So I don’t about fleeces today. I know that some people set out, you know, conditions for God to fill and that I suppose is all right. But I just don’t know about them. I personally don’t try to fleece God. I’m just not certain about that practice. Though it was done in the Old Testament, I’m not really certain about it today. But each person, I guess, to his own. Whatever method that you have devised to really discern. The way I feel, if it works great. You know, whatever you’ve got as long as it works, that’s tremendous. And people, we all relate to God in our own individual styles. God doesn’t really, you know, follow patterns. You can’t really set God into a pattern. And I sort of like it that you can’t. I like the diversities with which God deals with people's lives because we’re so diverse from each other.
And so Gideon used his fleece to ascertain the will of God. I don’t know if you would set out a piece of wool tonight. I would think in the morning that the wool and the ground would all be wet. Then whatta you do? You pray.
So in chapter seven,
[when] Jerubbaal, who is Gideon, and all the people who were with him, rose up early, and they pitched beside the well of Harod (7:1):
Now the well of Harod is still there today. It is at the base of Mount Gilboa or in the range of Gilboa, actually Gilead is all a part of that range and there at the base is this beautiful little spring with water that comes flowing forth. There’s a kibbutz there now and the people at the kibbutz had made a neat big swimming pool, huge pool and the spring now feeds the pool. And there is this little stream by there and you can still go down and lap up the water like a dog if you like and be chosen for Gideon’s army.
And so the host of the Midianites were on the north side of them, by the hill of Moreh, in the valley (7:1).
So out from Mount Gilboa area there is this valley there. And the other side of the valley this little hill of Moreh. It isn’t really a mountain but a hillside, and encamped in that valley was this huge host of the Midianites.
The LORD said unto Gideon, Gideon you’ve got too many people for me to give the Midianites into their hands (7:2),
Now at this point there were a hundred and thirty-two thousand Midianites and there were about a hundred thirty-five Midianites, thirty-two thousand who had gathered together with Gideon. God said, “You’ve got too many people.”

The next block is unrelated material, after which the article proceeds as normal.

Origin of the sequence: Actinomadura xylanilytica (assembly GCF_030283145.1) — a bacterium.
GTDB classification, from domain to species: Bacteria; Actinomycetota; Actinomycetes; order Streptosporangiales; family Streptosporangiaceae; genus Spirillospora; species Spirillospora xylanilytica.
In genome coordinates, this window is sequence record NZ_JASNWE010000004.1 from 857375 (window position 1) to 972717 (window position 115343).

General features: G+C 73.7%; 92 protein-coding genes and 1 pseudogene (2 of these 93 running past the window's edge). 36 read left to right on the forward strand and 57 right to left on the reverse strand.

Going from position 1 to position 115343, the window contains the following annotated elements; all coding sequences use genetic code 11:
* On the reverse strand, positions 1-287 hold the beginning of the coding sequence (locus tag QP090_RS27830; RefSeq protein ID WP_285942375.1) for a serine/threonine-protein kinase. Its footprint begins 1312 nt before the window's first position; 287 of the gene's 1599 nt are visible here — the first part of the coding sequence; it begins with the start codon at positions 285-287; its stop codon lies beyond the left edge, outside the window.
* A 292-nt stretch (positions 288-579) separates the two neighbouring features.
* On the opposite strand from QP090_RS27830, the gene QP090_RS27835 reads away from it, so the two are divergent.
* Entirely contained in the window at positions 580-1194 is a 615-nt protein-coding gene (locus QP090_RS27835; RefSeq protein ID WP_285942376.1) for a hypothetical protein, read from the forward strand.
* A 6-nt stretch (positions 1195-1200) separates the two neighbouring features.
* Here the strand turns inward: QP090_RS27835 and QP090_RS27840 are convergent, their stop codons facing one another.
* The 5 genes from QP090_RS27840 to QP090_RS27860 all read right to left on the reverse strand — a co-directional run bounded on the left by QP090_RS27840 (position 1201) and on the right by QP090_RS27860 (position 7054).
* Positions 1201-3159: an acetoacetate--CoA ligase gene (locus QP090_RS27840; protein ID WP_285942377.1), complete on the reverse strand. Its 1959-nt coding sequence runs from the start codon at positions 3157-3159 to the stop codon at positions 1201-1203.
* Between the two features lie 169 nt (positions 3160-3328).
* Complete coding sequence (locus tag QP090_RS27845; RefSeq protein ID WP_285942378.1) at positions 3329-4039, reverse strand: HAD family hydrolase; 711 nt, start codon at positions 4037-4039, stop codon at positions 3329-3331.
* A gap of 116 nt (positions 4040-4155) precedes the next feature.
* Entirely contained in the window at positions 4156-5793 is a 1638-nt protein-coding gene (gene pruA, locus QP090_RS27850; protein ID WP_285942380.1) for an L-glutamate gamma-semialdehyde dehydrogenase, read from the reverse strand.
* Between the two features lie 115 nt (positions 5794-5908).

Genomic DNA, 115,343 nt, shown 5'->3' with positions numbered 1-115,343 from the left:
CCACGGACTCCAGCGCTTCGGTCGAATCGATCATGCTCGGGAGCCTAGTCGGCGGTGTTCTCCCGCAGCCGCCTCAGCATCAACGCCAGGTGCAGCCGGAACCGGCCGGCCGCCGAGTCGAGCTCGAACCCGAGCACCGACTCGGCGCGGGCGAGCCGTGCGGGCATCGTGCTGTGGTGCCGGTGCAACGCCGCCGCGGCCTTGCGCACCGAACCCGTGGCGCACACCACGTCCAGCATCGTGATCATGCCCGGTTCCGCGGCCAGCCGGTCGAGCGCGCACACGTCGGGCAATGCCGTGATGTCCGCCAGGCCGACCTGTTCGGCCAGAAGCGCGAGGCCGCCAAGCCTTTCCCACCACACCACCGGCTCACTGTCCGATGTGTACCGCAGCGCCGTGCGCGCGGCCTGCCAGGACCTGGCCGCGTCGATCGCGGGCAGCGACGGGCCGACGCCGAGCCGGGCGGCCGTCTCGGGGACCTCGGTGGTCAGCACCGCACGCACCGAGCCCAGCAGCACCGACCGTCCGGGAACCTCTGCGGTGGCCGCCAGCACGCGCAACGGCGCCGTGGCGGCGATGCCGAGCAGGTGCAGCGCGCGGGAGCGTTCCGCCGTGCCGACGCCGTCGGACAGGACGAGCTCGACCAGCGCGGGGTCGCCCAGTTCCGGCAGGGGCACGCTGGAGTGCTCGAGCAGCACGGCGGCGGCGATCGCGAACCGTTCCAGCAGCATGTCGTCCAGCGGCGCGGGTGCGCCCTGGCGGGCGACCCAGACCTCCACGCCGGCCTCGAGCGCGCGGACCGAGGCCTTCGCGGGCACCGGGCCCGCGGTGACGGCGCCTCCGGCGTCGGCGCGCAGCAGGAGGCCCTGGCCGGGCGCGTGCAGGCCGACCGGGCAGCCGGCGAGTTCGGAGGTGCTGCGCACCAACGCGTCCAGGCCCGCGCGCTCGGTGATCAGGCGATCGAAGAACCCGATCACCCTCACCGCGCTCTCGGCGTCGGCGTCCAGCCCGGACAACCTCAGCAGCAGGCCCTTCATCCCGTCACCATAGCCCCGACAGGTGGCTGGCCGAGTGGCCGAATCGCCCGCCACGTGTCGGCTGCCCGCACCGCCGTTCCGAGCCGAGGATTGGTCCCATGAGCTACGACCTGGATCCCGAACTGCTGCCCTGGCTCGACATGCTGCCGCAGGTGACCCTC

lest Israel vaunt themselves against me, saying, Mine own hand has saved me (7:2).
Now, the thing that God was concerned in is that people would glory in the work of God and take glory to themselves for the work of God. God wants to work. But when God works he wants the glory for the work that He has done. He doesn’t want people praising the instrument; He wants people praising Him. And if God would deliver the Midianites into the hands of Gideon’s army with thirty-two thousand men, they would go around taking glory for the victory instead of giving glory to the Lord.
Now it was interesting when we were in Israel prior to nineteen seventy-three, the Israelis were extremely proud of the nineteen sixty-seven war. They were very proud of their victory over the Syrians, the Egyptians and the Jordanians. Everywhere you went you would hear the Israelis boasting of their tremendous fighting power. And we would often times say, “Well don’t you think that God was with you?” And they would smirk and they would tell of the fighting power of the Israeli soldiers and they were really glorying themselves in that victory.
In the Yom Kippur war there came a different attitude. They came within a hair’s breadth of being defeated in nineteen seventy-three in the Yom Kippur War. They were close to defeat. They were very smug, they felt that the barlev line down the Suez Canal could not be taken. It fell within twenty-four hours. They thought that their fortifications on the Golan Heights were impenetrable. They crossed within the first twenty-four hours. And Israel was at the brink of defeat in the Yom Kippur War and it was only a series of miracles that the nation was spared. And so after the Yom Kippur War there wasn’t so much talk anymore about the Israeli army and it’s powers and so forth but there was more talk about God after the Yom Kippur War. Now after the next war when they wipe out Russia there’s only going to be talk of God because they’ll know that that’s the only way it could’ve happened.
God often times makes things so ludicrous that it’s very obvious that only God could have done it. And so God declares that the time of the army Russian defeated He said, “And I will be sanctified before the nations of the world and they will know that I am the God of Israel.” Now, we are trembling before Russia, we’re really afraid to say to Russia, “Get out of Afghanistan or we’re going to send our troops over there and drive you out.” We’re afraid to say that. We are afraid of a confrontation with Russia because we know the tremendous military might of Russia today. We know the nuclear warheads, we know of the rockets, we know of all their sophisticated weaponry and we’re fearful of a confrontation with Russia. The world is trembling before this tremendous military power. And when Israel utterly wipes them out you’ll know that there’s only one reason for it and that’s God.
So God often in the history of Israel made the odds totally ludicrous because these are a proud people and if God would deliver the Midianites into the hand of Gideon with thirty-two thousand they would go around bragging on their tremendous fighting ability. We were outnumbered five to one by men we wiped them. So God said, “Gideon you’ve got too many. If I deliver the Midianites into their hands, they’re going to vaunt themselves, they’re going to be puffed up and proud of what they have done.” And they’ll say, “We with our own power, our own hand have saved ourself.”
So go out, and proclaim in the ears of the people, saying, Whoever is fearful and afraid, let him return and depart early from mount Gilead (7:3).